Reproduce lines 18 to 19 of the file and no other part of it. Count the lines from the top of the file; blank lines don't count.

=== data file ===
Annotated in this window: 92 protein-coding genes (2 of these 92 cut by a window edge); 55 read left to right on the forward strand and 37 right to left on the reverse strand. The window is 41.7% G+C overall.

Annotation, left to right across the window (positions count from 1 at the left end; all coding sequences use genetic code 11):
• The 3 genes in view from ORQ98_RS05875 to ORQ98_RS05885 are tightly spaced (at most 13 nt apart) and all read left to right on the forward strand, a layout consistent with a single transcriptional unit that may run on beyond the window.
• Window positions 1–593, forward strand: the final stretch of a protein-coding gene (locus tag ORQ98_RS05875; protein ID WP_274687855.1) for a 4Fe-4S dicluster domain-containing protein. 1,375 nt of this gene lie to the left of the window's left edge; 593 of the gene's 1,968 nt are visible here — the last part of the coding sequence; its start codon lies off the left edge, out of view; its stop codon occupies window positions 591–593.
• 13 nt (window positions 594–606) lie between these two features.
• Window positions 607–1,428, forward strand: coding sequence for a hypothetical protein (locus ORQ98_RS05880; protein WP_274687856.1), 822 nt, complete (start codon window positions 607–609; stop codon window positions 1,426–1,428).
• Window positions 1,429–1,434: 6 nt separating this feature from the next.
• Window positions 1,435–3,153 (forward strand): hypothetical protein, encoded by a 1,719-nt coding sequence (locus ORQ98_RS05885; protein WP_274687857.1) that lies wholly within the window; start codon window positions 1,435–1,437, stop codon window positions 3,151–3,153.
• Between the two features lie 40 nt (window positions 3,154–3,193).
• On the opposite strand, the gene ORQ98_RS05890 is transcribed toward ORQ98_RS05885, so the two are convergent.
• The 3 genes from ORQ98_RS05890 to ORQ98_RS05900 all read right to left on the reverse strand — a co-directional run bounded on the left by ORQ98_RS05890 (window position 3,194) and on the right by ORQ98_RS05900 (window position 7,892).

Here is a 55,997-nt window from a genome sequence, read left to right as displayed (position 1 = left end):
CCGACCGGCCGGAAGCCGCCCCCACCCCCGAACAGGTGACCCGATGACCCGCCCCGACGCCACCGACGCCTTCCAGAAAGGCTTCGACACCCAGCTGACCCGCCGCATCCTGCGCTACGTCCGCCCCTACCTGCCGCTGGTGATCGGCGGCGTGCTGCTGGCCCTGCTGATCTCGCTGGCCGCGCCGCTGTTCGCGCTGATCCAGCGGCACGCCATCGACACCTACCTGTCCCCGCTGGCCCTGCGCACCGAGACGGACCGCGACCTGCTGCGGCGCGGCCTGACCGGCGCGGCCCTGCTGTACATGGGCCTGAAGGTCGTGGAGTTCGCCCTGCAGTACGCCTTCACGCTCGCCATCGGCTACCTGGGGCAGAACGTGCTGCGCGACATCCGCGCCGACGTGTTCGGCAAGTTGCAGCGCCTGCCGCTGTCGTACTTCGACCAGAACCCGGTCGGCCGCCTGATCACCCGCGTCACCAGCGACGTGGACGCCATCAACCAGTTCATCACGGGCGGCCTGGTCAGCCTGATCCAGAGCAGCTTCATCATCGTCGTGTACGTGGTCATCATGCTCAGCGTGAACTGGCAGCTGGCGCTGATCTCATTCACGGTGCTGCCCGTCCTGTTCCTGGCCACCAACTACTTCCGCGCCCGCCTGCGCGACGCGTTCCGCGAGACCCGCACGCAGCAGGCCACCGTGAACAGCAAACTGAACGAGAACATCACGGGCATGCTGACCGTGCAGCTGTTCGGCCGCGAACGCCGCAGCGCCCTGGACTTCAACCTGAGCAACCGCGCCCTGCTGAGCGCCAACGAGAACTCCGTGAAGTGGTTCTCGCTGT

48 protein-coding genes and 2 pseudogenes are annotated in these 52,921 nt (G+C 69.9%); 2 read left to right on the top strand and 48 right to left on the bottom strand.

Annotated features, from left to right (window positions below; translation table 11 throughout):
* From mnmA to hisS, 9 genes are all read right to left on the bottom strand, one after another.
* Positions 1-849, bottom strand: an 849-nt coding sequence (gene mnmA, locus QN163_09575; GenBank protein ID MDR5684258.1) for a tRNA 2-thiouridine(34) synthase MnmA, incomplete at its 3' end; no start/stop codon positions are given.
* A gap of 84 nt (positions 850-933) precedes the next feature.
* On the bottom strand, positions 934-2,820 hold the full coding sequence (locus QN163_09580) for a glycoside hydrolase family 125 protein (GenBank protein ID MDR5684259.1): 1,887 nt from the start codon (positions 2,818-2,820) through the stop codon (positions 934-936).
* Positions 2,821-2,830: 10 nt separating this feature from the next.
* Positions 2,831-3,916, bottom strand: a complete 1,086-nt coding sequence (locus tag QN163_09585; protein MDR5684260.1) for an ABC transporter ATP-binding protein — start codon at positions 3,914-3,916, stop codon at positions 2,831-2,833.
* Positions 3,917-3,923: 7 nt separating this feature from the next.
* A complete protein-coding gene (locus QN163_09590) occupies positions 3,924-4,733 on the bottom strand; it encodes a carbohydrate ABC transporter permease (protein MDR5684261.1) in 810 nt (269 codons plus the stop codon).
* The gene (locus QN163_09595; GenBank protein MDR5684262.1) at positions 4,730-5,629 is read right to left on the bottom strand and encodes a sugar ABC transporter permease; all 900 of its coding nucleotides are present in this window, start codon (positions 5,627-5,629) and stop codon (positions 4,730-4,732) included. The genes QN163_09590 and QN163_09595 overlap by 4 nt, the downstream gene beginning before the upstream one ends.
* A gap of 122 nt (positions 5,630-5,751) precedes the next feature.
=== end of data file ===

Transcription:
* A gap of 84 nt (positions 850-933) precedes the next feature.
* On the bottom strand, positions 934-2,820 hold the full coding sequence (locus QN163_09580) for a glycoside hydrolase family 125 protein (GenBank protein ID MDR5684259.1): 1,887 nt from the start codon (positions 2,818-2,820) through the stop codon (positions 934-936).